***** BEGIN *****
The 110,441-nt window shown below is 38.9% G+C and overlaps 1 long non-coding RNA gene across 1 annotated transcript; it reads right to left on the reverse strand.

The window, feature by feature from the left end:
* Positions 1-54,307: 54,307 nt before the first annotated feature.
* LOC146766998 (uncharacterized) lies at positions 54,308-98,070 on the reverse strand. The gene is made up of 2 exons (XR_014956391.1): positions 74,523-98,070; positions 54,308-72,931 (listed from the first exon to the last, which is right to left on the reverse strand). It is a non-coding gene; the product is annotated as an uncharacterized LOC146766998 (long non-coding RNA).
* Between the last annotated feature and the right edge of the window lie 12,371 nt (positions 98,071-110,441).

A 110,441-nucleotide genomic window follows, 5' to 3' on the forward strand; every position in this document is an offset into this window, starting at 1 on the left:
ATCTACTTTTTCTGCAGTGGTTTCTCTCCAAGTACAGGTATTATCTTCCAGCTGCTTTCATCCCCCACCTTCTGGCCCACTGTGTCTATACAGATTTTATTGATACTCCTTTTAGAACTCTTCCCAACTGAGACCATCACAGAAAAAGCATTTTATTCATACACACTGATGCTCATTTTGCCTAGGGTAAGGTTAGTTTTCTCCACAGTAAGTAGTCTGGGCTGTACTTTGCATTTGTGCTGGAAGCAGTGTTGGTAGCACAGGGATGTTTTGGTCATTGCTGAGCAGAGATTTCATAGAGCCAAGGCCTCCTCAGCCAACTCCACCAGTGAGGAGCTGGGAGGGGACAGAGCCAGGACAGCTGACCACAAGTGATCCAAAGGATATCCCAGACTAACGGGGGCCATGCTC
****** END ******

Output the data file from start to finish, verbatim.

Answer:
The 110,441-nt window shown below is 38.9% G+C and overlaps 1 long non-coding RNA gene across 1 annotated transcript; it reads right to left on the reverse strand.

The window, feature by feature from the left end:
* Positions 1-54,307: 54,307 nt before the first annotated feature.
* LOC146766998 (uncharacterized) lies at positions 54,308-98,070 on the reverse strand. The gene is made up of 2 exons (XR_014956391.1): positions 74,523-98,070; positions 54,308-72,931 (listed from the first exon to the last, which is right to left on the reverse strand). It is a non-coding gene; the product is annotated as an uncharacterized LOC146766998 (long non-coding RNA).
* Between the last annotated feature and the right edge of the window lie 12,371 nt (positions 98,071-110,441).

A 110,441-nucleotide genomic window follows, 5' to 3' on the forward strand; every position in this document is an offset into this window, starting at 1 on the left:
ATCTACTTTTTCTGCAGTGGTTTCTCTCCAAGTACAGGTATTATCTTCCAGCTGCTTTCATCCCCCACCTTCTGGCCCACTGTGTCTATACAGATTTTATTGATACTCCTTTTAGAACTCTTCCCAACTGAGACCATCACAGAAAAAGCATTTTATTCATACACACTGATGCTCATTTTGCCTAGGGTAAGGTTAGTTTTCTCCACAGTAAGTAGTCTGGGCTGTACTTTGCATTTGTGCTGGAAGCAGTGTTGGTAGCACAGGGATGTTTTGGTCATTGCTGAGCAGAGATTTCATAGAGCCAAGGCCTCCTCAGCCAACTCCACCAGTGAGGAGCTGGGAGGGGACAGAGCCAGGACAGCTGACCACAAGTGATCCAAAGGATATCCCAGACTAACGGGGGCCATGCTC